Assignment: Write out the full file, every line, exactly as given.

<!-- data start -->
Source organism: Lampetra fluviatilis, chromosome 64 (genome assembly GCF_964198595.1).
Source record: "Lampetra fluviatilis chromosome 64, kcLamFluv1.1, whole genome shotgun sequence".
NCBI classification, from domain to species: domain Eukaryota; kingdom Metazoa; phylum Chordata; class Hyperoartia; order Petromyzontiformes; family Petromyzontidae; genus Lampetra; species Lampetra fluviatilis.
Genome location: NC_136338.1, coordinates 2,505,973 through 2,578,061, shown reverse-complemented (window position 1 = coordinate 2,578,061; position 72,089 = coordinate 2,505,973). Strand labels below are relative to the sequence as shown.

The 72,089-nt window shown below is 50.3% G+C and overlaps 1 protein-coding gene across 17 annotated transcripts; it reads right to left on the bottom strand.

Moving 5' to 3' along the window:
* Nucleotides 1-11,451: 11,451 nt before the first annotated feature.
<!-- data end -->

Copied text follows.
Source organism: Lampetra fluviatilis, chromosome 64 (genome assembly GCF_964198595.1).
Source record: "Lampetra fluviatilis chromosome 64, kcLamFluv1.1, whole genome shotgun sequence".
NCBI classification, from domain to species: domain Eukaryota; kingdom Metazoa; phylum Chordata; class Hyperoartia; order Petromyzontiformes; family Petromyzontidae; genus Lampetra; species Lampetra fluviatilis.
Genome location: NC_136338.1, coordinates 2,505,973 through 2,578,061, shown reverse-complemented (window position 1 = coordinate 2,578,061; position 72,089 = coordinate 2,505,973). Strand labels below are relative to the sequence as shown.

The 72,089-nt window shown below is 50.3% G+C and overlaps 1 protein-coding gene across 17 annotated transcripts; it reads right to left on the bottom strand.

Moving 5' to 3' along the window:
* Nucleotides 1-11,451: 11,451 nt before the first annotated feature.